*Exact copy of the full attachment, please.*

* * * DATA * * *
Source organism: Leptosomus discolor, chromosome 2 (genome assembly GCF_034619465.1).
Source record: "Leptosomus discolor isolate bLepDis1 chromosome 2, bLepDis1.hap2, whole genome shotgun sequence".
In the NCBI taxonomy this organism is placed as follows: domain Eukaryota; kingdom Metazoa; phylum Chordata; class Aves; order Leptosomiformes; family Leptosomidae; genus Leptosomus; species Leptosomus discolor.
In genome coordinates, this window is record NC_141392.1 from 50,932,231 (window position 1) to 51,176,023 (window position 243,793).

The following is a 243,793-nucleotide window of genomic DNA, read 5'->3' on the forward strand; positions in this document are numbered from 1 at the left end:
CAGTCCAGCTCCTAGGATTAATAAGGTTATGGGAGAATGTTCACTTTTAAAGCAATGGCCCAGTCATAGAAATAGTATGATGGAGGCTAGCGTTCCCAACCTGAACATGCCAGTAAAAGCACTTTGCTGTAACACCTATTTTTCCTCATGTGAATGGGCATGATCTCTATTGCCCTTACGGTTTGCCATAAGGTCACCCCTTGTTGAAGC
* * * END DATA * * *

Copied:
Source organism: Leptosomus discolor, chromosome 2 (genome assembly GCF_034619465.1).
Source record: "Leptosomus discolor isolate bLepDis1 chromosome 2, bLepDis1.hap2, whole genome shotgun sequence".
In the NCBI taxonomy this organism is placed as follows: domain Eukaryota; kingdom Metazoa; phylum Chordata; class Aves; order Leptosomiformes; family Leptosomidae; genus Leptosomus; species Leptosomus discolor.
In genome coordinates, this window is record NC_141392.1 from 50,932,231 (window position 1) to 51,176,023 (window position 243,793).

The following is a 243,793-nucleotide window of genomic DNA, read 5'->3' on the forward strand; positions in this document are numbered from 1 at the left end:
CAGTCCAGCTCCTAGGATTAATAAGGTTATGGGAGAATGTTCACTTTTAAAGCAATGGCCCAGTCATAGAAATAGTATGATGGAGGCTAGCGTTCCCAACCTGAACATGCCAGTAAAAGCACTTTGCTGTAACACCTATTTTTCCTCATGTGAATGGGCATGATCTCTATTGCCCTTACGGTTTGCCATAAGGTCACCCCTTGTTGAAGC